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Preparing for College Success

Family & Friends Matter

Preparing for College SuccessFamily & Friends Matter

Michael has continued on his path to become a physical therapist even though he has struggled in some of the basic science classes. In fact, he earned Ds in Chemistry I and in Anatomy and Physiology. He will need to retake the courses and earn at least Cs in them to graduate with a bachelor’s degree in biology, but even more importantly, he will need to greatly improve his GPA if he wants to be able to get into a graduate program.

Michael has noticed that his enthusiasm for his major classes has waned considerably, especially since he has taken courses such as history and literature. He loves reading and discussing texts and analyzing their historical contexts. When he expressess this to his family, they encourage him to “get that out of his system” and continue on his pathway to physical therapy. In fact, they often share with him news stories about salaries for people who graduate with liberal arts degrees versus science and mathematics degrees, and the data show that his physical therapy degree will be far more lucrative over his lifetime.

Even though Michael knows he needs to be able to land a good-paying job after he graduates, he doesn’t think he has what it takes to get through his science courses. Now he is unsure of how to bring this up to his family as they have made it clear what their expectations are. He doesn’t want to disappoint them—and perhaps they know better what he should do—but he just can’t find the motivation to retake the courses and work harder.

Let’s Think About It

Michael has several options. Think through the consequences of each one, and choose the best option or create your own option.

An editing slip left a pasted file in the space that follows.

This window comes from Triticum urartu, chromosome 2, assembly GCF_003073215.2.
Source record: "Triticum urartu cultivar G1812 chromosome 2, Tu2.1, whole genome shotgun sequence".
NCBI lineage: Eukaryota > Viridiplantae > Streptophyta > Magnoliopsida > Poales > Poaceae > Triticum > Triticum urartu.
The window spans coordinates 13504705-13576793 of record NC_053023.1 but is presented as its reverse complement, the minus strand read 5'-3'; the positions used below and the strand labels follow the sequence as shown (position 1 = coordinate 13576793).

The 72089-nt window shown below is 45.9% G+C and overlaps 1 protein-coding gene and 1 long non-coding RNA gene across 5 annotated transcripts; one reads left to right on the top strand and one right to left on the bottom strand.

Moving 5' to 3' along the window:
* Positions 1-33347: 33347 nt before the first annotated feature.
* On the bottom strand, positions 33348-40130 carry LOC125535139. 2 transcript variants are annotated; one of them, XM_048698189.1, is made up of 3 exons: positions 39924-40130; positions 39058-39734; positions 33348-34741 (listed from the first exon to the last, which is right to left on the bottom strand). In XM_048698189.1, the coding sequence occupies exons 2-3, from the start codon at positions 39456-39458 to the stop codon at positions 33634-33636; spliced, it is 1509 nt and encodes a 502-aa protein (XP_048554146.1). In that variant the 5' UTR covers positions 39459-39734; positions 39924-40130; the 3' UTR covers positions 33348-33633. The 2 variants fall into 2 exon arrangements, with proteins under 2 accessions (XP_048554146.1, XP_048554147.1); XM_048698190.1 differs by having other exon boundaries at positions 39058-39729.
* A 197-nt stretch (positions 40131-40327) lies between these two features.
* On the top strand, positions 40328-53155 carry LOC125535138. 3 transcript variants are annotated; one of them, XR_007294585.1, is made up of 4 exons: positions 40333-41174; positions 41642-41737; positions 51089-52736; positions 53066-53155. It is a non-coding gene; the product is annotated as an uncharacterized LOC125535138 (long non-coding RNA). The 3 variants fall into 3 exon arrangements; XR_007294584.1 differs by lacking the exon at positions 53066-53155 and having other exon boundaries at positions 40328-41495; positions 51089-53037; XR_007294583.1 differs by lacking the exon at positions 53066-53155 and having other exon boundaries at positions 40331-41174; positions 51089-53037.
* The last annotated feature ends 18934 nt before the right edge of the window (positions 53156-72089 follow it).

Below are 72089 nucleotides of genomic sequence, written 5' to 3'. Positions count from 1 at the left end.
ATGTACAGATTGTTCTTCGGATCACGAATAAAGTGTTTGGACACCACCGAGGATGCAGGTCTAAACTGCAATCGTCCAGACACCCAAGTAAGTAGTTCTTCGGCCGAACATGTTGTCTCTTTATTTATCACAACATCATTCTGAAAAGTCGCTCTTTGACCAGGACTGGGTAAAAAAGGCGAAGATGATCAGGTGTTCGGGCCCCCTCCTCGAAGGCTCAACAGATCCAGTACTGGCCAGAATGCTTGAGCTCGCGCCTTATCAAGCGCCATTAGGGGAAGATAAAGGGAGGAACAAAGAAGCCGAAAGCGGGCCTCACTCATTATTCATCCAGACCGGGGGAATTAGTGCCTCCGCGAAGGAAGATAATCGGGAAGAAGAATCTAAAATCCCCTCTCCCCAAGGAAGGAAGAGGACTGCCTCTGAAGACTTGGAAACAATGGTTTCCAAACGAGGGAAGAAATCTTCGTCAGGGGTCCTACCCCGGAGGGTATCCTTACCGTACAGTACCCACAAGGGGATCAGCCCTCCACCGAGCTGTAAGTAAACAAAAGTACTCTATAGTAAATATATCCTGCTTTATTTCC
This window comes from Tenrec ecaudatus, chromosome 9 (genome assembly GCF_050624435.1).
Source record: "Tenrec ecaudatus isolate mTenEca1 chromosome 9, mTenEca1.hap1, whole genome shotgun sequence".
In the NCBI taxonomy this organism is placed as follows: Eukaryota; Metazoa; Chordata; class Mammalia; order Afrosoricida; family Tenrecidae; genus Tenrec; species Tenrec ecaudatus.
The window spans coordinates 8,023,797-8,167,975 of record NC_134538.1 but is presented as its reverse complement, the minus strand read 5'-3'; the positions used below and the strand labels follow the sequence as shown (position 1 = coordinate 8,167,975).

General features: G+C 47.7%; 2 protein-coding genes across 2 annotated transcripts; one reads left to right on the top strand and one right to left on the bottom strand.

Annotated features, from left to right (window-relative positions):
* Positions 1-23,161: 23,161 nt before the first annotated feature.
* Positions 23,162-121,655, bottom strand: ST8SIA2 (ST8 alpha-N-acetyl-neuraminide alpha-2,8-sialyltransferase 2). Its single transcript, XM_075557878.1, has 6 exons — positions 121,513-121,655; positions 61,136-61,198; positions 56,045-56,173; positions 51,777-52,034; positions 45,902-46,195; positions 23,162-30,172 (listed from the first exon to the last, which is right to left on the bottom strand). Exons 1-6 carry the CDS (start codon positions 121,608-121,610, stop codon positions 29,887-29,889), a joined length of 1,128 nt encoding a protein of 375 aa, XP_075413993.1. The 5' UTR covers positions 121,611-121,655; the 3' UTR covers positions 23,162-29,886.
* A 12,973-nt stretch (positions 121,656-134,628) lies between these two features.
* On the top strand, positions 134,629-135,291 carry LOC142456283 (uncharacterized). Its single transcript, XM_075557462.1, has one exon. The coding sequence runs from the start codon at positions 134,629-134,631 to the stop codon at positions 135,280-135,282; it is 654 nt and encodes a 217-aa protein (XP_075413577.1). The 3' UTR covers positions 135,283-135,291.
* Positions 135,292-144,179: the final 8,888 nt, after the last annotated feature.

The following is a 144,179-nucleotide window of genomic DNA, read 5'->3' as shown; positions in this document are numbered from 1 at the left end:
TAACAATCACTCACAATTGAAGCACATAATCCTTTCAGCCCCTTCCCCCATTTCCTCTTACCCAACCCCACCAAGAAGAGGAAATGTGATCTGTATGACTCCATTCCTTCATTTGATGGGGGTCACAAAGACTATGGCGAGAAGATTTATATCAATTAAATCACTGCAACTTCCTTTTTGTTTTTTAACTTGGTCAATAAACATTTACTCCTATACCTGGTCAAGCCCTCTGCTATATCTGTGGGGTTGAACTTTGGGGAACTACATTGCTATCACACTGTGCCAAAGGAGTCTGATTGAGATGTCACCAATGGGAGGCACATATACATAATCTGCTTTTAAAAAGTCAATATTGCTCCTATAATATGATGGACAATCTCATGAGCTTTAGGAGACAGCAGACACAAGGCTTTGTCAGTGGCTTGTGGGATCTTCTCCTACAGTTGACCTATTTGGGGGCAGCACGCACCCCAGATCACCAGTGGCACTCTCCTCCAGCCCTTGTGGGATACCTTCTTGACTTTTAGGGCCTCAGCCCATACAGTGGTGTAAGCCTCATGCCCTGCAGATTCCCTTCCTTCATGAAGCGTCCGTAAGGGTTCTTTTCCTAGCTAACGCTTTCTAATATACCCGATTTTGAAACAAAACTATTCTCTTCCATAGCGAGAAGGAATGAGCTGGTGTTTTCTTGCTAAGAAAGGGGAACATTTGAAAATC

• Michael continues on the path to become a physical therapist even if that means retaking classes to earn a higher GPA so he can apply for graduate school.
  • Michael talks with a career counselor and an academic advisor about his dilemma and finds a more viable pathway for himself.
  • Michael has an honest conversation with his family about how he is feeling and why he is not doing well in his science classes.

Let’s Talk About It

Michael’s situation is common among students who think they want to major in something because they like the idea of it, their family supports the pathway, and the choice can lead to a lucrative career. However, it is okay to change your mind or decide to study something that interests you even if you are not sure just yet how to connect it to a career. Here are some suggestions for communicating with others about the dilemma that Michael is facing:

  • “After some thought and experiences in my classes, I don’t feel as though my original major and career plan are a good fit for what I would like to study. I would like to explore other options.”
  • “I have been talking with a career counselor about other options for careers. I have found some interesting pathways that would be different from what I originally chose, but would still be viable ways to use what I am learning in college in a career that makes a difference for others.”
  • “I am struggling with what I want to study and do with my life. I have found some classes are more enjoyable for me—even when they are challenging—and I would like to talk to my professors, advisors, and the career services staff about what this may mean for my degree pathway.”

Whatever choice you would make in this situation, it is always best to communicate clearly your needs, your concerns, and even your uncertainties.

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